Famed aviator Amelia Earhart has been a subject of fascination since before most of us were born. That fascination has been kept alive by her mysterious disappearance during a 1937 flight in which she was attempting to be the first woman to fly around the world. On the 80th anniversary of her disappearance, she's once again in the news. New evidence, including a photo, has been discovered that indicates that Earhart and her navigator survived their plane crash and ended up in the Marshall Islands. They may have been taken into custody and possibly killed by the Japanese military.

Earhart was a woman ahead of her time in many ways. She had very nontraditional views about marriage, even by 21st century standards, and was concerned about the impact of her upcoming marriage to George Putnam on both of their lives and ambitions. These concerns are evidenced in a prenuptial agreement of sorts that she wrote in 1931 in the form of a letter to Putnam. The letter is included with her other papers at Purdue University, where Earhart once taught.

What Earhart's "Prenup" Spells Out

The one-page typewriter letter to Putnam starts out, "There are things which should be writ before we are married -- things we have talked over before -- most of them." Earhart acknowledges her qualms about marrying and even calls the decision "foolish." She makes it clear that neither of them should feel required to be faithful to one another. She also says, "Please let us not interfere with the other's work or play." She asks that the ups and downs of their relationship be kept private.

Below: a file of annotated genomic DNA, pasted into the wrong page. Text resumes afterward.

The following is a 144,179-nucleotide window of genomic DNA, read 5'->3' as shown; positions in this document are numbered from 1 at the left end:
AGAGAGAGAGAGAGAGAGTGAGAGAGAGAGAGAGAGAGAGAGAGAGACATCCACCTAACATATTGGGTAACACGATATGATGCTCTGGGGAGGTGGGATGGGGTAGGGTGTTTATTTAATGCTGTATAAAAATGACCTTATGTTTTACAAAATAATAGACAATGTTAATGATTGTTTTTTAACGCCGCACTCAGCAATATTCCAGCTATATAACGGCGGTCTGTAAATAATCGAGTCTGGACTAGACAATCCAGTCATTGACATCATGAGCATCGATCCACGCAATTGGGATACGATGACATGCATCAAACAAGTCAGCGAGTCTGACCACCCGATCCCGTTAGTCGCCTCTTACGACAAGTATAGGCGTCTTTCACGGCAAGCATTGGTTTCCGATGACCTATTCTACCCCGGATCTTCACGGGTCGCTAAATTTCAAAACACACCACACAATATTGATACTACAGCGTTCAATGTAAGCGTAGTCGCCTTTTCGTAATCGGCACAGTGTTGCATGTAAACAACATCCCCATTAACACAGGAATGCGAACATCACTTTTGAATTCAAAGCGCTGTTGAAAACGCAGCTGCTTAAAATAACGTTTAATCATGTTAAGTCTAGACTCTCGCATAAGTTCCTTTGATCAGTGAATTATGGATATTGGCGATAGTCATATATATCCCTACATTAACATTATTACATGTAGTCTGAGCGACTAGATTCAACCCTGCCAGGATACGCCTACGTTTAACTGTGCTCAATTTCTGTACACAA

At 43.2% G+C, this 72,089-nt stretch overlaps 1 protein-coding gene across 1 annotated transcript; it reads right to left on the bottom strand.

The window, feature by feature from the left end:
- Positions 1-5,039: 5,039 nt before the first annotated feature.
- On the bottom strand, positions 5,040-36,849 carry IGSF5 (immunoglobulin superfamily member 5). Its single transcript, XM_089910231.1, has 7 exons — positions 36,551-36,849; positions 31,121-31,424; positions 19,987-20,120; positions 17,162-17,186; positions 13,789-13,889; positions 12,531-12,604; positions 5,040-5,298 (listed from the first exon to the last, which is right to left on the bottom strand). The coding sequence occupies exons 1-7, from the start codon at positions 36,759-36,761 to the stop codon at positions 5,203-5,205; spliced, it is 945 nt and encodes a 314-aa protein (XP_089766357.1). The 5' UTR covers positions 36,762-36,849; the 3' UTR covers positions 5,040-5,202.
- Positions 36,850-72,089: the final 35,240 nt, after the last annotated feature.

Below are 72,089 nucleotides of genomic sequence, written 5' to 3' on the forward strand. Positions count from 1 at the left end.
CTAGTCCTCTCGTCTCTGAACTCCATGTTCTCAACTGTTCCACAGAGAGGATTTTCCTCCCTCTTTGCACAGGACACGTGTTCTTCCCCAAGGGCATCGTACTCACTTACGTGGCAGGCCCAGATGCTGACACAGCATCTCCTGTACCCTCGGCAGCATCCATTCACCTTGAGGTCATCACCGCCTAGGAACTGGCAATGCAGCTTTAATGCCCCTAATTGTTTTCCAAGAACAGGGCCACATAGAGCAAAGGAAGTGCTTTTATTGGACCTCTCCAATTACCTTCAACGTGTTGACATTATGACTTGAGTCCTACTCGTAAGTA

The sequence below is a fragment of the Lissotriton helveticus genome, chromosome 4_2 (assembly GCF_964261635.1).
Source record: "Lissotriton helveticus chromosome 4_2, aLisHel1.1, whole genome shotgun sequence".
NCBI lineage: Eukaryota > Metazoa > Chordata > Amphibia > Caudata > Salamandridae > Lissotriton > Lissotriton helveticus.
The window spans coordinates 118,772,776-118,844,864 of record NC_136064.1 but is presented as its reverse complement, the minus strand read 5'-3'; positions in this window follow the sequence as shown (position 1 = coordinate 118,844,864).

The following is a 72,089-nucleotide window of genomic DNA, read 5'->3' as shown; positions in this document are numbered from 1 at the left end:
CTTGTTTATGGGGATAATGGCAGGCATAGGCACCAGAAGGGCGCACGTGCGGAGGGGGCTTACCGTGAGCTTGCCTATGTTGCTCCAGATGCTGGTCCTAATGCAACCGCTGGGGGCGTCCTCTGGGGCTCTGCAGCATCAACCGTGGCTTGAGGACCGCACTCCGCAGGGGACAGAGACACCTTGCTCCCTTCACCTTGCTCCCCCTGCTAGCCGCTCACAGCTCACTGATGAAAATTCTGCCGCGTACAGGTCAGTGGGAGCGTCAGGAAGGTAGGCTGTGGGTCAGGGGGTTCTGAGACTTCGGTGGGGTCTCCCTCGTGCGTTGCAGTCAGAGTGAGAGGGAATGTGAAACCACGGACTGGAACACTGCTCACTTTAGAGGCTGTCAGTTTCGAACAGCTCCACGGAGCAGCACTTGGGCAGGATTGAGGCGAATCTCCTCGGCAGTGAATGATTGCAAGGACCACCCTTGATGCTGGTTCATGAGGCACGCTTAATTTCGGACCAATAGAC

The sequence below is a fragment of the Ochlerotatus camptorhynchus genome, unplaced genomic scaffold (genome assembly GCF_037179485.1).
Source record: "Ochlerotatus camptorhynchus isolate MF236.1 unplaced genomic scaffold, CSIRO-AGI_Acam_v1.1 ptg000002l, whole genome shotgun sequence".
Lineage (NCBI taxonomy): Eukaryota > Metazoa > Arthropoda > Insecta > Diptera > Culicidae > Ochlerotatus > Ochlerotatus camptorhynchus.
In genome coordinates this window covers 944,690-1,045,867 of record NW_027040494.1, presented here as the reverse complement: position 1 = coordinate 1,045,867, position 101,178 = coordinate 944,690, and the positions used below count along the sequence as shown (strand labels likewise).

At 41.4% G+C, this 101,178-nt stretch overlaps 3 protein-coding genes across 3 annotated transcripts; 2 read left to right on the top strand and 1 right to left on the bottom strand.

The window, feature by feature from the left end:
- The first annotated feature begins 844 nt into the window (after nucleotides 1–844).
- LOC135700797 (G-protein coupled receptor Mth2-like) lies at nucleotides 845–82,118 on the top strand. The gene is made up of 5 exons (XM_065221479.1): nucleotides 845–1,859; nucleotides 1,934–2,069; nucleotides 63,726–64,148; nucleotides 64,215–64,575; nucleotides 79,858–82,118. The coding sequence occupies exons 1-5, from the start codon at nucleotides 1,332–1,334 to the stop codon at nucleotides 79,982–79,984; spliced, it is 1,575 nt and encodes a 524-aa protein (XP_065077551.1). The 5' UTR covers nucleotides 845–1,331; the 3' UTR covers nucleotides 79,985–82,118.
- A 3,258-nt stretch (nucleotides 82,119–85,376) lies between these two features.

Earhart says that she wants to be able to "keep some place where I can go to be myself, now and then, for I cannot guarantee to endure at all times the confinement of even an attractive cage." Finally, she asks Putnam to promise to "let me go in a year if we find no happiness together."

A Precursor to Today's Prenups

This "prenup" makes no reference to ownership or division of assets or debts. However, it clearly lays out, long before such things were the norm, one woman's expectations as she warily contemplated her upcoming marriage.

Today, of course, prenuptial agreements are filled with details and legalese to protect both spouses in case of divorce -- and rightly so. However, they can also be used to codify other expectations that husbands and wives may have as they enter into marriage. Your family law attorney can help you draft a prenup that protects you in case of a divorce and addresses other issues that you feel are worth putting into this important legal document.